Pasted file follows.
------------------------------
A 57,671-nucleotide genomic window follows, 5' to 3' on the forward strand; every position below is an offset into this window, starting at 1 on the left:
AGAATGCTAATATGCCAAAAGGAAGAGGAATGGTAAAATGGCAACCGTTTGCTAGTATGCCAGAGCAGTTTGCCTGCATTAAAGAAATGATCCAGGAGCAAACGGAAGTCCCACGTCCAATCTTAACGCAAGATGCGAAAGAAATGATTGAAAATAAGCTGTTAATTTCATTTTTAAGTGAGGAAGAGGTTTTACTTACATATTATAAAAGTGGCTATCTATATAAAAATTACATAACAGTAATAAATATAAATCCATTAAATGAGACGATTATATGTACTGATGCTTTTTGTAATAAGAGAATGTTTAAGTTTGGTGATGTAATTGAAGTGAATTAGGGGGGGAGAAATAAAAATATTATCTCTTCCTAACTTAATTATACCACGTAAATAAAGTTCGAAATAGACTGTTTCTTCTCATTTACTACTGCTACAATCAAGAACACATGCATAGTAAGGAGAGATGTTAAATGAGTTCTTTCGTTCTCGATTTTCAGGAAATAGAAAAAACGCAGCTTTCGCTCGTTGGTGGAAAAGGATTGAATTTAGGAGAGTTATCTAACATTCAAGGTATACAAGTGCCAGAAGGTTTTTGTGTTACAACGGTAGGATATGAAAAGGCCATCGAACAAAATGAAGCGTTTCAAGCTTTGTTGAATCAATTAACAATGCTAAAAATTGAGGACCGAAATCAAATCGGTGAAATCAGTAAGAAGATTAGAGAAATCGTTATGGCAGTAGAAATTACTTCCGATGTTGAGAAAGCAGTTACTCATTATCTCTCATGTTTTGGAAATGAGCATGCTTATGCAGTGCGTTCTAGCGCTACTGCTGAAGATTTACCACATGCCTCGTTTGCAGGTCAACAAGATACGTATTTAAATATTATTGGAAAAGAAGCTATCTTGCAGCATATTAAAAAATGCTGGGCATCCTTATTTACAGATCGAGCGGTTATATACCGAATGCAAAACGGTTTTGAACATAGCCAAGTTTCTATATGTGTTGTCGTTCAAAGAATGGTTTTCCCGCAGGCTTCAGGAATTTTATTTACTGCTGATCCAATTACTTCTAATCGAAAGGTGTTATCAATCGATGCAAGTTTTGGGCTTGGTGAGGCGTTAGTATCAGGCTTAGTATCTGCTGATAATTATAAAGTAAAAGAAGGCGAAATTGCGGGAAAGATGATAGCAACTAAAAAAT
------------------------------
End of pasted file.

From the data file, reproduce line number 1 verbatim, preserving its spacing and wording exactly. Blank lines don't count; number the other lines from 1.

A 57,671-nucleotide genomic window follows, 5' to 3' on the forward strand; every position below is an offset into this window, starting at 1 on the left: